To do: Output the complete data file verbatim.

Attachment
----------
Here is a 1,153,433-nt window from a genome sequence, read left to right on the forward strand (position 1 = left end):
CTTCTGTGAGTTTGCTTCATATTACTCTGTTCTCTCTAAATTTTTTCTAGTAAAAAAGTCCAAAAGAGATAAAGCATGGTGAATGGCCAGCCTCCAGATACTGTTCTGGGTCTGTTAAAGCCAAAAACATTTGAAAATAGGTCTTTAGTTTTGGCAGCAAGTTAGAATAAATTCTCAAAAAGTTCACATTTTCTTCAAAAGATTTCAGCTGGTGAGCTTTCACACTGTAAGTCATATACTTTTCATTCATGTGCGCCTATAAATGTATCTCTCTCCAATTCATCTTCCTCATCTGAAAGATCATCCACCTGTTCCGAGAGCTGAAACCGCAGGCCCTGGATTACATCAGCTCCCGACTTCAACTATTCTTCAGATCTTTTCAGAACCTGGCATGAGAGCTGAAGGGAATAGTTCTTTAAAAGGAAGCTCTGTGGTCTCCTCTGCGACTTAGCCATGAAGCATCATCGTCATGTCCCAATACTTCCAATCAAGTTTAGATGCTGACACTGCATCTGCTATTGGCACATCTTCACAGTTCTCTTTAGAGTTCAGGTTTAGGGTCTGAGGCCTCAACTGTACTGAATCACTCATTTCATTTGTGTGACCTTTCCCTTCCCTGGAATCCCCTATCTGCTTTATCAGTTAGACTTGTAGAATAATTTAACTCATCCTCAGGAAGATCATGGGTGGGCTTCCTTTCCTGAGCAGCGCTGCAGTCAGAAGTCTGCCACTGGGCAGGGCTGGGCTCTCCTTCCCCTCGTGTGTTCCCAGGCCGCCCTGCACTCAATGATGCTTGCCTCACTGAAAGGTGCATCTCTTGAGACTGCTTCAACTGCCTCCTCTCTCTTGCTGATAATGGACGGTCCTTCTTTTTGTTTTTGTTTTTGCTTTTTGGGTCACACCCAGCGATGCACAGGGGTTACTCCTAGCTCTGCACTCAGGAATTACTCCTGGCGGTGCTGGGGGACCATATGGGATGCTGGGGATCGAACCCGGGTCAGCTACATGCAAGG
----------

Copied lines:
Here is a 1,153,433-nt window from a genome sequence, read left to right on the forward strand (position 1 = left end):
CTTCTGTGAGTTTGCTTCATATTACTCTGTTCTCTCTAAATTTTTTCTAGTAAAAAAGTCCAAAAGAGATAAAGCATGGTGAATGGCCAGCCTCCAGATACTGTTCTGGGTCTGTTAAAGCCAAAAACATTTGAAAATAGGTCTTTAGTTTTGGCAGCAAGTTAGAATAAATTCTCAAAAAGTTCACATTTTCTTCAAAAGATTTCAGCTGGTGAGCTTTCACACTGTAAGTCATATACTTTTCATTCATGTGCGCCTATAAATGTATCTCTCTCCAATTCATCTTCCTCATCTGAAAGATCATCCACCTGTTCCGAGAGCTGAAACCGCAGGCCCTGGATTACATCAGCTCCCGACTTCAACTATTCTTCAGATCTTTTCAGAACCTGGCATGAGAGCTGAAGGGAATAGTTCTTTAAAAGGAAGCTCTGTGGTCTCCTCTGCGACTTAGCCATGAAGCATCATCGTCATGTCCCAATACTTCCAATCAAGTTTAGATGCTGACACTGCATCTGCTATTGGCACATCTTCACAGTTCTCTTTAGAGTTCAGGTTTAGGGTCTGAGGCCTCAACTGTACTGAATCACTCATTTCATTTGTGTGACCTTTCCCTTCCCTGGAATCCCCTATCTGCTTTATCAGTTAGACTTGTAGAATAATTTAACTCATCCTCAGGAAGATCATGGGTGGGCTTCCTTTCCTGAGCAGCGCTGCAGTCAGAAGTCTGCCACTGGGCAGGGCTGGGCTCTCCTTCCCCTCGTGTGTTCCCAGGCCGCCCTGCACTCAATGATGCTTGCCTCACTGAAAGGTGCATCTCTTGAGACTGCTTCAACTGCCTCCTCTCTCTTGCTGATAATGGACGGTCCTTCTTTTTGTTTTTGTTTTTGCTTTTTGGGTCACACCCAGCGATGCACAGGGGTTACTCCTAGCTCTGCACTCAGGAATTACTCCTGGCGGTGCTGGGGGACCATATGGGATGCTGGGGATCGAACCCGGGTCAGCTACATGCAAGG